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Truss’s plans for tax cuts ‘a gamble at best’, says IFS

·4-min read
Liz Truss speaks to journalists at the Empire State Building in New York during her visit to attend UN General Assembly (Toby Melville/PA) (PA Wire)
Liz Truss speaks to journalists at the Empire State Building in New York during her visit to attend UN General Assembly (Toby Melville/PA) (PA Wire)

Liz Truss’s plans for swingeing tax cuts alongside a massive Government support package to cap soaring energy bills risks putting the public finances on an “unsustainable path”, a leading economic think tank has warned.

The Institute for Fiscal Studies (IFS) has calculated that the combination of higher spending and tax cuts means Government borrowing is set to hit £100 billion a year – more than double the official forecasts last March.

With debt potentially set on an “ever-rising path”, the IFS said the Government’s claim that reducing tax rates would lead to sustained economic growth was “a gamble at best”.

Under the new Prime Minister’s plans, the fiscal targets legislated in January would be missed and while we would get to enjoy lower taxes now, ever-increasing debt would eventually prove unsustainable

Carl Emmerson, IFS

IFS deputy director Carl Emmerson said: “Under the new Prime Minister’s plans, the fiscal targets legislated in January would be missed and while we would get to enjoy lower taxes now, ever-increasing debt would eventually prove unsustainable.”

Chancellor Kwasi Kwarteng is due to set out details of the Government’s plans, including how it will pay for the energy price guarantee for households and businesses, in a “mini-budget” on Friday.

As well as reversing the hike in national insurance contributions and scrapping a planned increase in corporation tax, which Ms Truss has promised, it has been reported he will cut stamp duty in a further attempt to drive growth.

Despite the scale of the changes, and the worsening outlook for the economy, the IFS said it was “disappointing” that the Office for Budget Responsibility would not be producing a new set of economic forecasts alongside the Chancellor’s statement.

Chancellor Kwasi Kwarteng will set out the Government’s plans in a mini-budget on Friday (Dominic Lipinski/PA) (PA Wire)
Chancellor Kwasi Kwarteng will set out the Government’s plans in a mini-budget on Friday (Dominic Lipinski/PA) (PA Wire)

It said the final bill for the energy price cap was “highly uncertain” and while they were working on an assumption that it could be £100 billion over the next two years, it could turn out to be much higher or much cheaper.

The reduction in revenue from the changes to national insurance and corporation tax however was much clearer, costing the Exchequer around £30 billion a year.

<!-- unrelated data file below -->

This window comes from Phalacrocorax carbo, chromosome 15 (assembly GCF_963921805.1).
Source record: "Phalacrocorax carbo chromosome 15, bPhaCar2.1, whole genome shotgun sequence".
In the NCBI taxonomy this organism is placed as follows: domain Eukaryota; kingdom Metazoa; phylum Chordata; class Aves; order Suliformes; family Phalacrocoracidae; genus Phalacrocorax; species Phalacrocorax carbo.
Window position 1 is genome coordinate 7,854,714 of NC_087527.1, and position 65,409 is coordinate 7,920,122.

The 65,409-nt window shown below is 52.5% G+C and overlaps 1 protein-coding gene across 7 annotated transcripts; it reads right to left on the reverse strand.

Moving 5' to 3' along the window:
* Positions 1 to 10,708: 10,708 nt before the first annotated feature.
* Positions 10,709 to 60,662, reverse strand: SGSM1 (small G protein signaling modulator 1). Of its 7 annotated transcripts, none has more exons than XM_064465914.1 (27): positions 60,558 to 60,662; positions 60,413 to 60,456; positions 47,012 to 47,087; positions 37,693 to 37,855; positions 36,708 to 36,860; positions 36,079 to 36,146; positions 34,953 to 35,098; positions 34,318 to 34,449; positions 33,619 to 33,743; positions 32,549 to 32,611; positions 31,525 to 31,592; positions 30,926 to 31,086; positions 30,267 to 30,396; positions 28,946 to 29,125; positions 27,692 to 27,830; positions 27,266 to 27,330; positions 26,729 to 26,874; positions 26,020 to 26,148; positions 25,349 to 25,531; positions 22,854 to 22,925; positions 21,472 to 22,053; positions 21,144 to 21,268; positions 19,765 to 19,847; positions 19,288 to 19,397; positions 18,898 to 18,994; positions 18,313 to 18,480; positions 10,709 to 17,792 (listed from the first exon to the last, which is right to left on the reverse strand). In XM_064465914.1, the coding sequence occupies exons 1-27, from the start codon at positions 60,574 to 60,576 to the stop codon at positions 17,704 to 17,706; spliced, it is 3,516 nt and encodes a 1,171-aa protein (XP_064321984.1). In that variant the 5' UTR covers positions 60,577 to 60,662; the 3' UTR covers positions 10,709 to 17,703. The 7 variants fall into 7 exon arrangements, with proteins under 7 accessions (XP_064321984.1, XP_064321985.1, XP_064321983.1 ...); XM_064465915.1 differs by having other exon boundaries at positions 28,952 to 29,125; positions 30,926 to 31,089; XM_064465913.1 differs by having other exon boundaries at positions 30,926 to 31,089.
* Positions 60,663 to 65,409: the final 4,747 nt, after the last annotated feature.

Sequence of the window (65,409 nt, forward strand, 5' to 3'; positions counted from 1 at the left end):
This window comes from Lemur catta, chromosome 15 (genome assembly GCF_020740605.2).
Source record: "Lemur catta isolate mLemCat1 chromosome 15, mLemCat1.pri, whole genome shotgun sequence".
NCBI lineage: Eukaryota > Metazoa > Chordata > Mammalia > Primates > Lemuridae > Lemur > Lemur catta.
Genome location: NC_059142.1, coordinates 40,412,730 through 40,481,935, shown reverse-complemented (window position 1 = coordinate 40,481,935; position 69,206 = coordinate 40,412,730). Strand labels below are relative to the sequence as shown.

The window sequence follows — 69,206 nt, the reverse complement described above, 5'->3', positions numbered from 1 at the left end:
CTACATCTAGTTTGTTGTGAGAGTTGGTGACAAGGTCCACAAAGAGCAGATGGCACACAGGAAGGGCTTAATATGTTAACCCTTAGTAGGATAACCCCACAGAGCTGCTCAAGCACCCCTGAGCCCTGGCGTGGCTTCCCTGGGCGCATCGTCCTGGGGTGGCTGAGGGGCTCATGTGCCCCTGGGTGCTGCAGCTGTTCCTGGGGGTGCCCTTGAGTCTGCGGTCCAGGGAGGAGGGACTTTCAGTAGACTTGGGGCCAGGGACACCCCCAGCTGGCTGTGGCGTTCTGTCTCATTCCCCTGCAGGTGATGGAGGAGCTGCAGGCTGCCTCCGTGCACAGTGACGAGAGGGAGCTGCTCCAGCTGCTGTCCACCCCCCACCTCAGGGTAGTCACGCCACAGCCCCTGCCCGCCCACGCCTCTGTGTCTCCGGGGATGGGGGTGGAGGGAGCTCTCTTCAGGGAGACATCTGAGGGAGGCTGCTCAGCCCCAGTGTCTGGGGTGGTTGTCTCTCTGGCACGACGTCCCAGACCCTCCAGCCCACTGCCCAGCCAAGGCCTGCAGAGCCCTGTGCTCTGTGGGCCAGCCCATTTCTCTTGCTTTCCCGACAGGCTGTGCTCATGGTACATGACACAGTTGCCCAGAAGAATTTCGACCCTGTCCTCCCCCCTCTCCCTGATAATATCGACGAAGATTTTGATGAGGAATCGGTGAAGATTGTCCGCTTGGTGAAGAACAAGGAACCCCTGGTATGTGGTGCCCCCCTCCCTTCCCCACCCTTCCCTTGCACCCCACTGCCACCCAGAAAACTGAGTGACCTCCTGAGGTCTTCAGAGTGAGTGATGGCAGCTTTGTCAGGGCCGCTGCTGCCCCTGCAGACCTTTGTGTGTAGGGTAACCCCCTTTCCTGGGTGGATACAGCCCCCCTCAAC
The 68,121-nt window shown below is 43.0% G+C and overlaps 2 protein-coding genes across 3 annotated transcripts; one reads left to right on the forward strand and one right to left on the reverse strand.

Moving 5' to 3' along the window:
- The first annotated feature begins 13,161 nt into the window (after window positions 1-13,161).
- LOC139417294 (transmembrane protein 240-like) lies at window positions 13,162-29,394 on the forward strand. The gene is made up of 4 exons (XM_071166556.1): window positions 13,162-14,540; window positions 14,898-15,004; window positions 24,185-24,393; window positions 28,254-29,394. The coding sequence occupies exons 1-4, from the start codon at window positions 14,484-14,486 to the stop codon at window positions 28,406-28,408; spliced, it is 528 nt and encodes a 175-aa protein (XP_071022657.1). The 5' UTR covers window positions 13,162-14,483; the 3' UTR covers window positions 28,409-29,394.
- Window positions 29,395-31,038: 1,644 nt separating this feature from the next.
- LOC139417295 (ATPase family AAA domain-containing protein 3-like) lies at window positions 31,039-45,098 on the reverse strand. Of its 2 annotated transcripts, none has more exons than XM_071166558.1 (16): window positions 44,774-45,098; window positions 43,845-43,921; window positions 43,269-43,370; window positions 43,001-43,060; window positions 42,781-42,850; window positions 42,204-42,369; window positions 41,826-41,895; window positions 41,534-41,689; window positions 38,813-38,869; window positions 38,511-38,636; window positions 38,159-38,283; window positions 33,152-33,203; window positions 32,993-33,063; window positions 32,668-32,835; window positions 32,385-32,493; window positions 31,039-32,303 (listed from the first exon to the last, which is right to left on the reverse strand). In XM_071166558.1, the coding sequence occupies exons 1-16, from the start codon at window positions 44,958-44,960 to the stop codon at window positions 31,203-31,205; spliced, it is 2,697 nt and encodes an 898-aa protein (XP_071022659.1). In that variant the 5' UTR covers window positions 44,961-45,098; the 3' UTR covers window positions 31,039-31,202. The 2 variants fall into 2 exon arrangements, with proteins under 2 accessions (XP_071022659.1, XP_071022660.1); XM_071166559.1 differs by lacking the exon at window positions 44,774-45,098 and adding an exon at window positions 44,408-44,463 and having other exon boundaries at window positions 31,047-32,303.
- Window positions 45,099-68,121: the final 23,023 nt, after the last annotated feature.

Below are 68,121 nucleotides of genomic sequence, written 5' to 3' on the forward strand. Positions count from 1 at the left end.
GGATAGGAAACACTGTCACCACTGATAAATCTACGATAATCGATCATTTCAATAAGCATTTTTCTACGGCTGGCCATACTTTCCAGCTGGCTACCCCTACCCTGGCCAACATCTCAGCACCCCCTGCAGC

At the same time rising inflation was pushing up spending on debt interest as well as state pensions and most working age benefits, while Ms Truss has also pledged to increase defence spending to 3% of national income by the end of the decade.

As a result, the IFS said that even after the energy price guarantee is assumed to have expired in October 2024, borrowing would be running at around £100 billion a year – more than £60 billion higher than was forecast in March.

At around 3.5% of national income, that would leave borrowing not far off double the 1.9% it averaged in the 60 years to the global crash in 2008.

Almost half this increase would be due to the tax cuts – while if they do not go ahead the current budget would be forecast to remain in balance.

Setting plans underpinned by the idea that headline tax cuts will deliver a sustained boost to growth is a gamble, at best

Institute for Fiscal Studies

The prospect of persistent deficits in the current budget and debt rising as a share of national income means both the main fiscal targets set in January will have been missed, the IFS said.

“Allowing debt to rise temporarily to finance one-off packages of support, such as the energy price guarantee or the furlough scheme, in exceptional circumstances is justifiable and can be sustainable, but the same case cannot be made for allowing debt to rise indefinitely in order to enjoy lower taxes now,” it said.

While Ms Truss and Mr Kwarteng argue that higher growth will lead to higher revenues, the IFS said the economy would have to grow by an additional 0.7% a year to 2026-27 just to stabilise debt as a proportion of national income.

To put it in context, the IFS said it was equivalent to the difference in growth rates in the 25 years from 1983 to 2008, when the economy was expanding at an average of 2.8% a year, and the 2010s when growth was averaging 2.0%.

“Finding a way to somehow boost the UK’s rate of economic growth would undoubtedly help. But we shouldn’t underestimate the scale of the challenge,” it said.

“There is no miracle cure, and setting plans underpinned by the idea that headline tax cuts will deliver a sustained boost to growth is a gamble, at best.”